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equal measures by rhythmical pulsation—in other words, by a periodical return of similar accents.*
In graphic music, these measures are rendered conspicuous to the eye by vertical bars, as in the following line of poetry:
| Hail to the chief who in | triumph ad- / vances. I In speech there is also a return of similar accents, but they do not always occur at regular intervals of time. Hence the rhythm of speech, like its melody, is more or less irregular. The time of a note or syllable, is called quantity.
The time of a rest is also called quantity; because rests, as well as notes, are a constituent of rhythm. Hence the characters used for the expression of quantity, are either of sound or silence. The former are called notes; the latter, rests. These characters, and their relative lengths, are as follows: NOTES.
Semibreve Rest, Minim, 2 Minim Rest, .....
Hence, a semibreve is equal to two minims; equal to four crotchets; equal to eight quavers, etc.
A dot following a note, or rest, increases its length in one-half—in other words, increases its length in the ratio of 2 to 3. Thus, a dotted semibreve (e.) is equal to a semibreve and a minim (F), or to three minims (PRP);
* It is rhythmical pulsation which enables a band of musicians to perform in concert. It is this also which enables a company of soldiers to march synchronously, and which governs the movements of the feet in dancing.
a dotted minim :), to a minim and a crotchet (), or to three crotchets"(*);
and so on. There are two general 'modes of time—common and triple. In common time each measure is divisible by 2; in triple time each measure is divisible by 3.
There are several varieties of each of these modes of time. When a piece is in common time, and each measure contains two quavers, or their equivalent, the figures are prefixed to the words, or the music; when each measure contains two crotchets, the figures i are prefixed; and when each measure contains four crotchets, a capital C, or the figures are prefixed. When a piece is in triple time, end each measure contains three quavers, the figures g are prefixed to the words, or the music; when each measure contains three crotchets, the figures i are prefixed; and when each measure contains six quavers, the figures are prefixed to the words, or the music. The upper figure, in each of these cases, shows how many notes of a certain description there are in each measure; and the lower figure, how many of these notes are equal in value to a semibreve.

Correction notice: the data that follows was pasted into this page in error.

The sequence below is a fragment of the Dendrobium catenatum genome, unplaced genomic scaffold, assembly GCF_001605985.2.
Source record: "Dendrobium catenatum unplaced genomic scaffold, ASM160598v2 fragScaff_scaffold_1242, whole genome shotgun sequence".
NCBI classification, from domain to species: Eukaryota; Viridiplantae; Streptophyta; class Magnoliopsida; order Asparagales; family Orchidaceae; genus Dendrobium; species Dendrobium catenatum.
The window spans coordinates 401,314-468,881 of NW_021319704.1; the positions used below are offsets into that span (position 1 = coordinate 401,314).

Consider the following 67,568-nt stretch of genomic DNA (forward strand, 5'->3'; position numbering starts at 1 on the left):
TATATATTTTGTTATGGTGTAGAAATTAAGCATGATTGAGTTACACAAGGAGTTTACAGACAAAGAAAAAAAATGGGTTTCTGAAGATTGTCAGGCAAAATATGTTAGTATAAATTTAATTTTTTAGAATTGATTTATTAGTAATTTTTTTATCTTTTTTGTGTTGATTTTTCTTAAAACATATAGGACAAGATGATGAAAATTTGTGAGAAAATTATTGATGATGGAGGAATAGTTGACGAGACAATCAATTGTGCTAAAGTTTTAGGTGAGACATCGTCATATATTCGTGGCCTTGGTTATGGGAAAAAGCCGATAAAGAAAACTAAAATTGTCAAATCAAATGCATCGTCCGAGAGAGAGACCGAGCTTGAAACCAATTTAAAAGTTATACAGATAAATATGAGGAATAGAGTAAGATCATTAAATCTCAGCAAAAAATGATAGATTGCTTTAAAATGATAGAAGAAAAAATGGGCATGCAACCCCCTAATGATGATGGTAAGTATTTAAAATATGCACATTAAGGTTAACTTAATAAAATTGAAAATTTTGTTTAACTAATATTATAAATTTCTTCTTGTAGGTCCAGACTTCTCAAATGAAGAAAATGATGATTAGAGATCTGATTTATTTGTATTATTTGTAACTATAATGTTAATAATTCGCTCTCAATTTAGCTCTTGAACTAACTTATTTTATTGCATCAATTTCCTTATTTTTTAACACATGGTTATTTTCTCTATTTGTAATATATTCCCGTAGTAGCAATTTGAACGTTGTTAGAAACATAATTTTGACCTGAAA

Common Time; two Crotchets in a Measure. ਨੂੰ Mld didi
Id. The cur - few tolls
The knell of part-ing day.
Triple Time; three Quavers in a Measure.
Movement is the velocity with which a sentence is read or sung, or a strain of instrumental music is played.
The rate of movement should be such as the sentiment demands. Solemn discourse requires a slow movement; simple narrative, a medium rate of utterance; animated description, as well as all language expressive of any sudden passion, as joy, anger, etc., a movement more or less rapid, according to the intensity of emotion. In the science of music, various terms have been employed to denote the rate of movement, the principal of which are the following:
ADAGIO, very slow; the slowest time.
very quick. Prestissimo, . as quick as possible.
Adagio, andante, and allegro, are the three chief divisions of time; the other terms mark the intermediate degrees.
In addition to the foregoing terms, which mark the movement, there are others which indicate the style of performance. Some of these are as follows:
Affetuoso,. affectionate-asoft and delicate style of performance.
Sometimes these terms are used in connection with those which express the rate of movement, thus :
Allégro con spirito, quick with spirit—in a quick and spirited
The rate of movement is not definitely marked by the terms adagio, largo, larghetto, etc.; it may, however, bo designated with precision by means of the
This instrument has a graduated pendulum, to which is attached a sliding weight. The higher this weight is moved upon the pendulum, the slower are its vibrations; and the contrary. When the weight corresponds to the number 50, the vibrations of the pendulum are the slowest; when it corresponds to 160, they are the quickest. All the numbers on the instrument have reference to a minute of time. Thus, when the weight is placed at 50, fifty beats or ticks occur in a minute; when at 60, sixty beats in a minute; when at 100, one hundred beats in a minute, etc.
In reading, as a general rule, the time should be marked on the metronome by whole measures--in other words, each measure should correspond to one tick of the instrument.
EXAMPLES OF THE SEVERAL MOVEMENTS.
In the following examples, the words which indicate the movement and the corresponding numbers on the metronome, are both employed.
Adagio. Metronome 60-two beats in a measure. idild. 희 1 ។ |.. ។ 1.sld. Oh when shall day dawn on the night
of the grave!
Largo. Metronome 56-one beat in a measure.
1 I have pass'd
Larghetto. Metronome 66—one beat in a measure.
ฯ | 3|
bove, round as the
shield of my
fa - thers!
Andante. Metronome 76—one beat in a measure.
Andantino. Metronome 100-one beat in a measure.
Allcgretto. Metronome 112—
-one beat in a measure.
Shi - ver - ing in
play · ful
spray. * Note. — The figure 3 over the three quavers which compose the first measure, signifies that they are to be pronounced in the time of two.
Allegro con spirito. Metronome 104—one beat in a measure. 융 And darkness and doubt are fly - ing a